CluMPS—Clusters Magnified by Phase Separation—is a fluorescent reporter strategy for detecting protein clusters. It promises to facilitate the visualization of protein clusters that are too small to detect with conventional fluorescence microscopy. Such protein clusters have been implicated in diseases such as Alzheimer’s and are, consequently, of abiding concern to researchers.

The “phase separation” in CluMPS refers to the generation of large, quantifiable biomolecular condensates, which are sometimes called membrane-less organelles. They are, in essence, blobs of phase-separated liquids that serve to concentrate collections of proteins and nucleic acids. They separate out of the cytoplasm rather like oil droplets separate out of water.

CluMPS was developed by a research team based at the University of Pennsylvania School of Engineering and Applied Science. The team, which was led by Lukasz J. Bugaj, PhD, assistant professor of engineering, presented its findings in Cell Systems, in a paper titled, “Simple visualization of submicroscopic protein clusters with a phase-separation-based fluorescent reporter.”

The paper’s authors noted that CluMPS incorporates a fluorescent reporter that can detect and visually amplify even small clusters of a binding partner. Moreover, the authors asserted that CluMPS provides a “powerful yet straightforward approach” to observe higher-order protein assembly in its native cellular context.

“We use computational modeling and optogenetic clustering to demonstrate that CluMPS can detect small oligomers and behaves rationally according to key system parameters,” the authors detailed. “CluMPS detected small aggregates of pathological proteins where the corresponding GFP fusions appeared diffuse. CluMPS also detected and tracked clusters of unmodified and tagged endogenous proteins, and orthogonal CluMPS probes could be multiplexed in cells.”

Normally, detecting protein clusters requires laborious techniques. “But with CluMPS,” Bugaj said, “you don’t need anything beyond the standard lab microscope.”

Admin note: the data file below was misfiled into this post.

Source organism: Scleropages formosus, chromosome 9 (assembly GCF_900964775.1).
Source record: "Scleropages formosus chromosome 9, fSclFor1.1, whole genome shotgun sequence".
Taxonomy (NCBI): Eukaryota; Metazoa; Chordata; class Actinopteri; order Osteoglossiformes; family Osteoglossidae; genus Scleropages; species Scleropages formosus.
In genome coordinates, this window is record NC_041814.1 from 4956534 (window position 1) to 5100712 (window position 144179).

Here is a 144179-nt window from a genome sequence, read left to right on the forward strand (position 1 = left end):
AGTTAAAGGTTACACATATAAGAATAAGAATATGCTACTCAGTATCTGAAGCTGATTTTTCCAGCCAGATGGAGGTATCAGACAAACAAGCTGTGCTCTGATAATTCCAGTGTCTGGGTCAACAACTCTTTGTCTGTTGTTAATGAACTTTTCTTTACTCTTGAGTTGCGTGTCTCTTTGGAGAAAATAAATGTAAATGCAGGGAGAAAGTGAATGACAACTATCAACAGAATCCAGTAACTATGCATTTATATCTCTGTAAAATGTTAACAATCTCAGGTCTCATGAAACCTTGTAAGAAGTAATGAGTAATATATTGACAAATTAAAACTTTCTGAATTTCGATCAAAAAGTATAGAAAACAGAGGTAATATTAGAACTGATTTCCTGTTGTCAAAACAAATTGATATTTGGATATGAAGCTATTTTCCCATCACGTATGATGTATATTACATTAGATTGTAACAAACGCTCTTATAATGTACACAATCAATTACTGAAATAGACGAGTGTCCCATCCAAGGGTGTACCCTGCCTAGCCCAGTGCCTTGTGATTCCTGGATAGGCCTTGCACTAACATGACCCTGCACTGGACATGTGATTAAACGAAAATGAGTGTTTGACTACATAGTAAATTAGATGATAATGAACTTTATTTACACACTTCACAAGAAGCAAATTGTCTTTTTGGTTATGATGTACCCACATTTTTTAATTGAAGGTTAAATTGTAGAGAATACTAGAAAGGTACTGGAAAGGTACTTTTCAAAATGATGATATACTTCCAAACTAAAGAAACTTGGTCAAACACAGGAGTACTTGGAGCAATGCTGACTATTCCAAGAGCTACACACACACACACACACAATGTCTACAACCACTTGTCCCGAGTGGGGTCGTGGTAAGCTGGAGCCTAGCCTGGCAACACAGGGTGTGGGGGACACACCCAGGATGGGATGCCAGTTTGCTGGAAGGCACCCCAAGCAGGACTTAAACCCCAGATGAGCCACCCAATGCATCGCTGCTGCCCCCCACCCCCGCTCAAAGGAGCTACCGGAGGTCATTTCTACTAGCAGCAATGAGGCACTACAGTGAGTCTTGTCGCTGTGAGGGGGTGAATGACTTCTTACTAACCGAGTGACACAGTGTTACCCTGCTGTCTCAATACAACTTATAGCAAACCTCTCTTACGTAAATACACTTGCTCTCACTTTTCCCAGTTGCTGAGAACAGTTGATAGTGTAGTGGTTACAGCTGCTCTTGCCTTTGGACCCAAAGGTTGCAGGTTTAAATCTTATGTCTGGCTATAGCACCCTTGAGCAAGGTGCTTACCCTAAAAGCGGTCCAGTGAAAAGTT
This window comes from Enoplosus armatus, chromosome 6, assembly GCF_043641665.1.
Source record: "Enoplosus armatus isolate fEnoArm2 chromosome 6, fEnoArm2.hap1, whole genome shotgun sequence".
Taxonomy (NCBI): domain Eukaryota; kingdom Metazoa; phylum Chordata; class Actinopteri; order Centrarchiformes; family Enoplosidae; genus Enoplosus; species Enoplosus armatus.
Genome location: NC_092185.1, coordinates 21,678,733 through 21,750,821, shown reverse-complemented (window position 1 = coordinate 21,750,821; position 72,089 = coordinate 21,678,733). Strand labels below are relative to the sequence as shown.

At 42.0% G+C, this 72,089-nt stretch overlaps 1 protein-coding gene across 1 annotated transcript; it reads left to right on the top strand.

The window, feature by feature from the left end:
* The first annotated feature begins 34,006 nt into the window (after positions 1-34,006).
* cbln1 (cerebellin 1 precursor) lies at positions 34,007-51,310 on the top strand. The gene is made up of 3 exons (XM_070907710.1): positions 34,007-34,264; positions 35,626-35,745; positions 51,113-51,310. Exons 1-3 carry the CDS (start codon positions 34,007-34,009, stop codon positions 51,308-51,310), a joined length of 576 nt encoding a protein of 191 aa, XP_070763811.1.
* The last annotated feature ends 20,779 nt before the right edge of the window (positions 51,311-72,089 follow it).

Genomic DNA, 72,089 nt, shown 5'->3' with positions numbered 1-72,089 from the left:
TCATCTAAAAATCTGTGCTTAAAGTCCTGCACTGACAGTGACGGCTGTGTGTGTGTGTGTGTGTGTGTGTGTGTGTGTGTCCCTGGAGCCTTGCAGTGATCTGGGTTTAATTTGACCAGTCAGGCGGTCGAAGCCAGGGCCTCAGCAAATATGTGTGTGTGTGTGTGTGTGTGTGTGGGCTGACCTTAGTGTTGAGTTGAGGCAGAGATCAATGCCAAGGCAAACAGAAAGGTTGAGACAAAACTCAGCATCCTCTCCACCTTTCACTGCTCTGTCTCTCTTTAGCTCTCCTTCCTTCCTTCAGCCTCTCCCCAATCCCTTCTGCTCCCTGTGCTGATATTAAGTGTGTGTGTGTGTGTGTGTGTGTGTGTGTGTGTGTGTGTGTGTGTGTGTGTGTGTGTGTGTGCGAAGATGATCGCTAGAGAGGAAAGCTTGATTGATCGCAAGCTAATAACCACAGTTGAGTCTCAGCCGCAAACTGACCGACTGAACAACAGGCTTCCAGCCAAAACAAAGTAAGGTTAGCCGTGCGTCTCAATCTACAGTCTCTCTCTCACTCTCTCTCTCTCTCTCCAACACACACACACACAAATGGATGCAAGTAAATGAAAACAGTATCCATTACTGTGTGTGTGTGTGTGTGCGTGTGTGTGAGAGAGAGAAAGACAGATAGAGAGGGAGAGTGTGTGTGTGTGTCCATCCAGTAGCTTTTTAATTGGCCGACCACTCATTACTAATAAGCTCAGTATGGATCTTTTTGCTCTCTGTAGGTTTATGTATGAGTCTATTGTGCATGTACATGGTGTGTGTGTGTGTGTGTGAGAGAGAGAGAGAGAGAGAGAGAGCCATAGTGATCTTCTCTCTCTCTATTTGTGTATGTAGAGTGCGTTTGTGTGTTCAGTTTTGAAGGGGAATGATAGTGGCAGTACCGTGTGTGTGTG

The tool fuses with the target protein to form condensates orders of magnitude larger than the protein clusters themselves that resemble the colorful blobs in a lava lamp. “We think the simplicity of the approach is one of its main benefits,” Bugaj remarked. “You don’t need specialized skills or equipment to quickly see whether there are small clusters in your cells.”

For treating diseases like Alzheimer’s, ALS, and even cancer, gaining the ability to detect such tiny protein clusters promises to be a foundational advancement, allowing researchers to determine whether drugs actually eliminate disease-causing clusters of a target protein in a cell.

“You need a very clear signal” to know whether a treatment worked, Bugaj said. “It’s very obvious when you have a gigantic cluster, but if you have small clusters, it is much harder. Now we can amplify that signal and see which drugs actually dissolve the clusters.”

In addition to providing new avenues for drug discovery, CluMPS will permit researchers to understand the functioning of proteins in new ways, leading to a deeper, more sophisticated rendering of cells themselves. “There’s an entire landscape of protein clustering that’s happening at the small scale,” Bugaj pointed out. “That’s important, but we just don’t know about it yet.”

One of the challenges that CluMPS overcomes is that lightwaves themselves are larger than the smallest protein clusters, making it very hard to see such clusters without specialized techniques. “The wavelength of blue light is about 400 nanometers,” Bugaj said. “You can’t actually resolve the location of anything smaller than half that wavelength with a conventional microscope,” rendering protein clusters tens of nanometers wide all but invisible.

To develop CluMPS, Bugaj and his laboratory partnered with Elizabeth Rhoades, PhD, professor of chemistry at Penn Arts and Sciences, whose laboratory helped validate that CluMPS did indeed detect target protein clusters instead of generating false positives.

Thomas R. Mumford, a doctoral student in the Bugaj laboratory and the paper’s lead author, noted, “It was crucial to characterize how underlying features of protein clusters interacted with CluMPS to trigger condensation” and thereby enable future users of the technology to understand precisely how it works.

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